Sarah’s case demonstrates that it is very possible to apply the contexts of statelessness in practice and that they can be helpful in identifying the right response to statelessness. Nonetheless, practice is not always – or perhaps more often not – so clear-cut. Other cases studied in the chapter show this as well. A helpful tool to apply to different contexts of statelessness proved to be a proportionality test. As was mentioned before, everyone has the right to a nationality – preferably a nationality that matches with the personal and social situation of the person concerned. Using a proportionality test that asks what ‘mechanism’ is proportional to employ to achieve this – a statelessness determination procedure or simple recognition of nationality – can help to decide on whether a person should be considered stateless in a migratory context or stateless in situ. In the case of Sarah, for instance, the appropriate response would be recognition and protection as a stateless person (as well as access to facilitated naturalization), i.e. a statelessness determination procedure, because of her migratory status and lack of ties to the Netherlands.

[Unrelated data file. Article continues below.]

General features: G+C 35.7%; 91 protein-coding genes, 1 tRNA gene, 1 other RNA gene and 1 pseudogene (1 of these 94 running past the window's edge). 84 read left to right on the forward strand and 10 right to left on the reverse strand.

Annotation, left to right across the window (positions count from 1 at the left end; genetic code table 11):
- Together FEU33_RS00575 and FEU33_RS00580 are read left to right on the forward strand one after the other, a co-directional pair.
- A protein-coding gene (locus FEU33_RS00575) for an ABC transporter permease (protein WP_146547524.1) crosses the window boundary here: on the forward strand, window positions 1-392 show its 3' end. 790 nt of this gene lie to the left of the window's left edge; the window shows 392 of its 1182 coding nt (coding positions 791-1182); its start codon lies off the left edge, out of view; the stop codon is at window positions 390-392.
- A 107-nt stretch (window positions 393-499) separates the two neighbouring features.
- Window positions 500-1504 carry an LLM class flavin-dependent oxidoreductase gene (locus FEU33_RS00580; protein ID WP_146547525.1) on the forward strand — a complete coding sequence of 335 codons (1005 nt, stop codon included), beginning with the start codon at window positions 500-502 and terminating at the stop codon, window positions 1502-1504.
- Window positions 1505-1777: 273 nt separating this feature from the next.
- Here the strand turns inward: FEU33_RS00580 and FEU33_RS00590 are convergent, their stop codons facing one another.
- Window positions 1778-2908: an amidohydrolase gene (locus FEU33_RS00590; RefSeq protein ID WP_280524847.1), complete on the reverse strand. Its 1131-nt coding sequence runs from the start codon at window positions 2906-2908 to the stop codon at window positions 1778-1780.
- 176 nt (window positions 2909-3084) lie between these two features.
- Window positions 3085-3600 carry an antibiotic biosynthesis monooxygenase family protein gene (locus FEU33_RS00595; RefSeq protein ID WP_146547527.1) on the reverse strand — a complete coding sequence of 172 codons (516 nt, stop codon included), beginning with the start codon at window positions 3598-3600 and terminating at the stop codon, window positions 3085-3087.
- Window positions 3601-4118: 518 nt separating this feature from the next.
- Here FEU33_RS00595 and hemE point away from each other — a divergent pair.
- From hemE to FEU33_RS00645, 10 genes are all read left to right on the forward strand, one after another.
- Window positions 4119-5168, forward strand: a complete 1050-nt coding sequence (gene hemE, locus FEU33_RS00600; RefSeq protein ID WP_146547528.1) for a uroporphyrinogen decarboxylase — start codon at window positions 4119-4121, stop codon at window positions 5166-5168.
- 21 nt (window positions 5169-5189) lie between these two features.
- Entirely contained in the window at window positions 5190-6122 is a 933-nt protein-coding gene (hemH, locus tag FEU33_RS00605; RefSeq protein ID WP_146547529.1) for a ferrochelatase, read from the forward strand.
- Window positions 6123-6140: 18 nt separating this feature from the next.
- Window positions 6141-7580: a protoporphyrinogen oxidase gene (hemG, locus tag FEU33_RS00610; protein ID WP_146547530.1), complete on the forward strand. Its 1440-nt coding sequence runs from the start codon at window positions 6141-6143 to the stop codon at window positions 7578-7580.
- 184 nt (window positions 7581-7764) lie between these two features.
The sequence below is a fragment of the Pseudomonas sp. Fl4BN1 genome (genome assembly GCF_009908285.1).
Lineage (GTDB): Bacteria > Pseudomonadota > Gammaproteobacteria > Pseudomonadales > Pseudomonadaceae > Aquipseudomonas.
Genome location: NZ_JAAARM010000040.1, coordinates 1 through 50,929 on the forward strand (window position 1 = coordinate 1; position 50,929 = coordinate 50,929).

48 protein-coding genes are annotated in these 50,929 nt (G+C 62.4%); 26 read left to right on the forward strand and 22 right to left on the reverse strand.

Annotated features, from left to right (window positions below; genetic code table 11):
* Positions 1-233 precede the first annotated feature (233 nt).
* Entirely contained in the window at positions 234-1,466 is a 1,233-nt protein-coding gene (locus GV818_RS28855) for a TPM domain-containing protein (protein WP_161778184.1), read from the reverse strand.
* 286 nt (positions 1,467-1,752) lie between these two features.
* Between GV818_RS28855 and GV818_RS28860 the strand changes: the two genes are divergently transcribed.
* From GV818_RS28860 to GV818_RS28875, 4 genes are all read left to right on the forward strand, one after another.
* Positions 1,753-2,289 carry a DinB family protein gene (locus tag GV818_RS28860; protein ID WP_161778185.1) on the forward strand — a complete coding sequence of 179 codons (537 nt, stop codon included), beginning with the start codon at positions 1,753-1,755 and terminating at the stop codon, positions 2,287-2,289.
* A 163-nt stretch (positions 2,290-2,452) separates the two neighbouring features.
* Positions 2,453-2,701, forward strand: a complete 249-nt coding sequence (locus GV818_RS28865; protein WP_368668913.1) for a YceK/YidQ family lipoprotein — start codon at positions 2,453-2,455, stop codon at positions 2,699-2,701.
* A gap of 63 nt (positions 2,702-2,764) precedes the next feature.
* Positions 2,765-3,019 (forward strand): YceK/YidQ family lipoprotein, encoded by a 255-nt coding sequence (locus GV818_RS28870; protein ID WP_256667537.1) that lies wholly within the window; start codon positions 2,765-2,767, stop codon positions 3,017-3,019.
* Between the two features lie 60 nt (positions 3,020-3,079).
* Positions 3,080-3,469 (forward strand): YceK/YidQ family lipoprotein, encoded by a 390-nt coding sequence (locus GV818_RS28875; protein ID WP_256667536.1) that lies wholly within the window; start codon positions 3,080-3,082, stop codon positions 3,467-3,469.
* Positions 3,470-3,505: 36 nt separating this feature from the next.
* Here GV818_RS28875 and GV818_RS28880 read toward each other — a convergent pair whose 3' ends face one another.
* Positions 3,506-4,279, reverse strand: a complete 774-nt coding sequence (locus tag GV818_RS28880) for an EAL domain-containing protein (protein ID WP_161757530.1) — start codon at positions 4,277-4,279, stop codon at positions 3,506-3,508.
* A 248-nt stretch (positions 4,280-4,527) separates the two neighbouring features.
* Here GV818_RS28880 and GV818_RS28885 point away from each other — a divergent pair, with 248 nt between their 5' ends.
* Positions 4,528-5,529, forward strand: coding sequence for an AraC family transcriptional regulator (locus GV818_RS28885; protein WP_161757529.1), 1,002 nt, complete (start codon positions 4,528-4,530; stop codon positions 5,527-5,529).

For the purpose of appropriately responding to statelessness, making a distinction between ‘statelessness in a migratory context’ and ‘statelessness in situ’ can thus be helpful. This also makes sense from a legal perspective, because international legal instruments support such a distinction and difference in response, and sometimes even explicitly refer to it. It must be admitted that applying the two contexts in practice remains a challenging exercise, as the facts of the case must be weighed taking the principle of proportionality into account and using the distinguishing features of the two contexts of statelessness. The book chapter contains further examples of how to do this and sheds more light on the use of the concepts in hope that we can understand statelessness better.

If you want to obtain your own copy of Understanding Statelessness, published in June 2017, it is currently available for order here. Readers of ENS can obtain a 20% discount by using the code FLR40. If you want to order a review copy of the book, please do so here.